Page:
Expansion of Trip Types Suitable for Ridesharing
Traditional rideshare arrangements often involve recurring trips that are relatively fixed in terms of schedule, take place for months at a time and are generally agreed to a day or two ahead of time. In contrast, “real-time” services are often marketed as allowing users to find ‘immediate’ single trips on very short notice, perhaps as little as 30 minutes ahead of time. This raises an important question about the desirability of these ‘immediate’ trips. Is this type of rideshare offering perceived as valuable to potential participants? A study found that of sixty focus group participants, less than a handful were interested in arranging ‘immediate’ rides (Deakin, Frick, Shively, 2010). They felt that these “instant” trips would be difficult to arrange or simply would not work. Rather, participants were interested in arranging rides on a part time or occasional basis with notification of potential trips well in advance, such as the evening before their commute to work. Deakin, Frick & Shively used the term “reliable flexibility” to describe this participant need. However, a recent survey conducted in the San Francisco Bay Area suggests that rideshare participants are a heterogeneous group (Heinrich, 2010). When asked how far ahead of time participants would like to organize a shared ride, 43% desired organizing their ride 15-60 minutes before departure, or on very short notice. The second most popular response was to organize a trip the evening before it was expected to take place (20% of respondents), supporting to a certain degree the preferences uncovered by Deakin, Frick & Shively.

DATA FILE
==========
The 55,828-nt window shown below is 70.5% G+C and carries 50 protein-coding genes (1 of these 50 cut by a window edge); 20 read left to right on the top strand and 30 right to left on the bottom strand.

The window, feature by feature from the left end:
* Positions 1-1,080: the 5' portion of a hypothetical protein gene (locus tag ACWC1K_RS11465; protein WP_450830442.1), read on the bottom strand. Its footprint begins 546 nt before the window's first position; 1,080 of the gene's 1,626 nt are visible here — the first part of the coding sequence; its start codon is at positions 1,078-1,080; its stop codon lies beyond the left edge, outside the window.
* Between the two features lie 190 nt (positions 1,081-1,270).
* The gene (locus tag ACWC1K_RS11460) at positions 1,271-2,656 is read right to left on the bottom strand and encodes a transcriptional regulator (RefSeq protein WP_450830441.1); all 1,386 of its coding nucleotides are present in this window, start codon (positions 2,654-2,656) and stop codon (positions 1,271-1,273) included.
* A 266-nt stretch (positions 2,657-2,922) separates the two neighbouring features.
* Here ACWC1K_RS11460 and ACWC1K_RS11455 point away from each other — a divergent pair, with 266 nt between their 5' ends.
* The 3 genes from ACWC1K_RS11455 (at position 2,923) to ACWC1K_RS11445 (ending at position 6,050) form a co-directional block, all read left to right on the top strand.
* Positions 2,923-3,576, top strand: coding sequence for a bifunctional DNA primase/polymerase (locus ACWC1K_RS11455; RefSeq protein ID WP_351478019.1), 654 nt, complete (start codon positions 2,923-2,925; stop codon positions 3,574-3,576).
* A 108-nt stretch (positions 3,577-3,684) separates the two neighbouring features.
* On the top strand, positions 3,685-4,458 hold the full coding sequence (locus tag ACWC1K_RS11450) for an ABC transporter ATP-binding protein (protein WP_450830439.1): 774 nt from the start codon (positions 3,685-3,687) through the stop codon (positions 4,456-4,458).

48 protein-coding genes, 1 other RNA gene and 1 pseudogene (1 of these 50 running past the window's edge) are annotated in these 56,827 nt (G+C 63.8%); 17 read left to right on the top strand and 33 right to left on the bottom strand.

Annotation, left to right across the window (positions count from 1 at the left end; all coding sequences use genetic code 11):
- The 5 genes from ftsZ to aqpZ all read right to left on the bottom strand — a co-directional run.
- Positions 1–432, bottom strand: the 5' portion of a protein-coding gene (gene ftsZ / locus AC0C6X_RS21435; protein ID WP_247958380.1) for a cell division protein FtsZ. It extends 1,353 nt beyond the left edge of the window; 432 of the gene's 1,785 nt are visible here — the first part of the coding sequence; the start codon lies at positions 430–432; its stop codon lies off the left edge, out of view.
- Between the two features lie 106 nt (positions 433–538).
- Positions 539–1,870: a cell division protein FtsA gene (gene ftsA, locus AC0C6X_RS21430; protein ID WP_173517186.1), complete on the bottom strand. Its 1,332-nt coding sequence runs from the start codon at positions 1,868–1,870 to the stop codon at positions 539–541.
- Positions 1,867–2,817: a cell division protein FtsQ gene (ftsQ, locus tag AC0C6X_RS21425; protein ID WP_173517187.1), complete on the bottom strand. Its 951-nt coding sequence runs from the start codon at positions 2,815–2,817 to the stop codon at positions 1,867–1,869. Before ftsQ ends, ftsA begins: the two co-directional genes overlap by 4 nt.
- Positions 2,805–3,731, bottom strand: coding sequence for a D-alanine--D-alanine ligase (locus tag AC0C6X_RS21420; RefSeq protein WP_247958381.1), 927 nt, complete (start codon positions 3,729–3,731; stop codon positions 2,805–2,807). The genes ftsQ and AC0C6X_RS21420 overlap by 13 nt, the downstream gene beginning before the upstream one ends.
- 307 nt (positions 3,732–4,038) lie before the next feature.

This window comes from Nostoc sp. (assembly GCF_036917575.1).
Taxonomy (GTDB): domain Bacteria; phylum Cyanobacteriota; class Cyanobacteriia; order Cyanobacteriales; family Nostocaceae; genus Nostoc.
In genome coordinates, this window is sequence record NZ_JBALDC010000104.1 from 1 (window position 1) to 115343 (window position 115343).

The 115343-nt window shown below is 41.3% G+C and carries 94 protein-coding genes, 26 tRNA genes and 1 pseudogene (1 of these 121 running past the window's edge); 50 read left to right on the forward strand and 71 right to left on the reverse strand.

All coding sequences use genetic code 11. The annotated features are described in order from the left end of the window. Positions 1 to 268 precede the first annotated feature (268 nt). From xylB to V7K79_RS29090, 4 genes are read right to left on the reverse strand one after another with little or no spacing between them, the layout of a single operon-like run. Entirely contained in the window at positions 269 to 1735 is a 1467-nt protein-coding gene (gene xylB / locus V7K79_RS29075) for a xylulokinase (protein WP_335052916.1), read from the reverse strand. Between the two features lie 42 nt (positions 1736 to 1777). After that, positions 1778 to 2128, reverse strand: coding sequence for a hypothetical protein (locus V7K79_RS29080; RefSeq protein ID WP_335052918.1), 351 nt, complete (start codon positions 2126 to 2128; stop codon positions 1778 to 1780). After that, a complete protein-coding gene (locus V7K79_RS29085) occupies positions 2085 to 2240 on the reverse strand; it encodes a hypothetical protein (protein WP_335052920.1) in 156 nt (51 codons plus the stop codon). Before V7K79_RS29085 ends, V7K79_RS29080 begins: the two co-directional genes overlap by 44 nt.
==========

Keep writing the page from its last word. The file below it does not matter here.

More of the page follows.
Based on these important insights, “real-time” ridesharing services could cater to three unique types of rideshare trip; immediate trips, occasional trips with advanced confirmation, and traditional, long-term rideshare trips.

Immediate trips, where a passenger seeks a ride on very short notice, might be undertaken when they have found themselves with few transport alternatives. Perhaps the passenger has missed a transit trip or their original rideshare opportunity fell through at the last minute. In this case, trip flexibility is very high, but the reliability of successfully organizing this type of trip is fairly low.